Rhogog

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Rhogog (The Bearer of the Cup of the Blood of the Ancients) is a fictional deity in the Cthulhu Mythos. He is the creation of Micheal Saint-Paul and first appeared in his short story "Sacristans of Rhogog" (1991).

Summary[edit]

And as the child searched among the wicker-bushes, he came upon a great tree, blacker than the deepest void in all creation. The child, trembling with primal fear, touched the bark of the tree, and found that the wood felt as if it were aflame. Terrified, he struggled to pull his hand away, but found that the branches of the tree were holding his arm fast. The child shrieked in fear and in pain as a branch began to split his stomach in two, and his childlike voice was replaced by the howls of a being of unimaginable hatred. The woods trembled. Rhogog was still not satisfied.
Sacristans of Rhogog [1]

Rhogog is a Great Old One and was born when Cthulhu's blood was spilt upon the ground during a clash between Cthulhu and his half-brother Hastur, hinted to have occurred around Great Britain or Ireland. Intending to use the blood for some unnamed purpose, several Star-Spawn put an entity into his spilt blood, an entity which would ensure that the blood would never be harmed. This entity lay dormant, gathering power, and eventually became the being called Rhogog.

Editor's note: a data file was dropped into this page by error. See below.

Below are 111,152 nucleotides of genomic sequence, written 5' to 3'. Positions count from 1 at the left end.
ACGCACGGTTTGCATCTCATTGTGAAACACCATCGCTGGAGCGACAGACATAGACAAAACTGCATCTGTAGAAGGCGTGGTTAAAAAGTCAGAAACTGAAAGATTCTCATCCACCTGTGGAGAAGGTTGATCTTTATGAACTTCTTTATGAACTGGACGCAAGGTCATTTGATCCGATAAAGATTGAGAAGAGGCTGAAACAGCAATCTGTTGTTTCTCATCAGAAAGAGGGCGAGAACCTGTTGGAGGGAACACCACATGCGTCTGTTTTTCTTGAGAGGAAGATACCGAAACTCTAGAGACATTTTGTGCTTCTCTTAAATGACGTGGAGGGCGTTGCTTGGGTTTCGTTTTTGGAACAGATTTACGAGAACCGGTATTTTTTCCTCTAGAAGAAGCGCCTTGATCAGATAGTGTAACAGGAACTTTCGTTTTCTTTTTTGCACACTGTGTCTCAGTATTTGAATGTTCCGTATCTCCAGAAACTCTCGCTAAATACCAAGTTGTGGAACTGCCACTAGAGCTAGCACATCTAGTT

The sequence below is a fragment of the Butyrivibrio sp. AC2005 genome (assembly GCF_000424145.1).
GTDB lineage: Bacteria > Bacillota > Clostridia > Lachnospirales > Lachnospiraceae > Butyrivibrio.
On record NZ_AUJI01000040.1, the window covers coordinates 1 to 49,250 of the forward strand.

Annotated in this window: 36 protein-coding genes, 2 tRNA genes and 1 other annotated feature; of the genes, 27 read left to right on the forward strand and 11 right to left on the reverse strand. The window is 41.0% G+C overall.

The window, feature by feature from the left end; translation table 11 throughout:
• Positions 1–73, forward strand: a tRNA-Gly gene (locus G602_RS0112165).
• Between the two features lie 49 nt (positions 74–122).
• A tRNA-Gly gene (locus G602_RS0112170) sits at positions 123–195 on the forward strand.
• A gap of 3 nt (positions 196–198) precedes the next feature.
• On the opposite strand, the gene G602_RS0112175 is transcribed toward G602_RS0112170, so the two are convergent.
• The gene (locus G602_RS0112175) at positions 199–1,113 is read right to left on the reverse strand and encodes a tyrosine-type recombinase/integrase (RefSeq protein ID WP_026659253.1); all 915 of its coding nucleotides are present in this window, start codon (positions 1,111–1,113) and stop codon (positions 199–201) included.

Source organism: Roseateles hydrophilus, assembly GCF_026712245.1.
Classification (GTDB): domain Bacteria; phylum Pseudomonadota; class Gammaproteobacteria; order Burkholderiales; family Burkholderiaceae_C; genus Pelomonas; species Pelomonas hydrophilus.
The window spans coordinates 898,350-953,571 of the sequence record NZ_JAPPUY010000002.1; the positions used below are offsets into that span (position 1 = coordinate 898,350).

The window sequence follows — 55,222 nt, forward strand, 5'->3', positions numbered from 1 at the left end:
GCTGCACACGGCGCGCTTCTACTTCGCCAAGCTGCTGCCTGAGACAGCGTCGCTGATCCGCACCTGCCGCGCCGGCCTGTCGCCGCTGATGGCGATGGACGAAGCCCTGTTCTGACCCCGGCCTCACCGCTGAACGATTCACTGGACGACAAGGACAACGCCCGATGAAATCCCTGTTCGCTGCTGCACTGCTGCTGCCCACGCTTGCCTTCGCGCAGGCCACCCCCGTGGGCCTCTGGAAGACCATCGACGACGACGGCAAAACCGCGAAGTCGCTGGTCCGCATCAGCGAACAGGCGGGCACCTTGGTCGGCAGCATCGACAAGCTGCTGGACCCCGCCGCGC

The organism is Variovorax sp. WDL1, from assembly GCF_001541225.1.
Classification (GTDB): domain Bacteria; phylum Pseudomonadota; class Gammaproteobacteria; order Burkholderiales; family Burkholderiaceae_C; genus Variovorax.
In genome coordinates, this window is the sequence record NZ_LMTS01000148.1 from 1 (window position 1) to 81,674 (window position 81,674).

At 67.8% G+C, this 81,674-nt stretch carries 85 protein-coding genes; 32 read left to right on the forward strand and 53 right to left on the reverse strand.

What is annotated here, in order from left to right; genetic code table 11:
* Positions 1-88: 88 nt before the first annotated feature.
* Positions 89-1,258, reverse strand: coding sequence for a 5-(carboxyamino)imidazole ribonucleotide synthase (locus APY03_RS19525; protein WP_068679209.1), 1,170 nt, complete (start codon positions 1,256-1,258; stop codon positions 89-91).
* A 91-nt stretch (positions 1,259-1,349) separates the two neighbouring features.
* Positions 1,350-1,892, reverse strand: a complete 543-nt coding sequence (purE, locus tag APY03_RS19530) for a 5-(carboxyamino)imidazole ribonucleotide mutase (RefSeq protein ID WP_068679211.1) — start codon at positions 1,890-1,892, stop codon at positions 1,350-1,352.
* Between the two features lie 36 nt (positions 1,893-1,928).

Rhogog is a being of darkness, although normally is seen in the form of a great, black tree. No matter what shape he takes, he is always very hot to the touch. It is unknown if this is simply due to Cthulhu's blood within him or some other aspect of his dark nature.

In Michael Saint-Paul's short story "Sacristans of Rhogog", three Cthulhu-worshipers devise a plan to harness Cthulhu's blood from Rhogog in order to place the stars in correct order. However, the main conflict in the story is a debate between Rhogog and a sacrificial victim named Patrick about good and evil. The story ends with Rhogog deciding that good and evil don't matter and simply killing Patrick, but it does not explain whether or not the stars are made right.

Notes[edit]

  1. ^ Saint-Paul, "Sacristans of Rhogog", p. 7.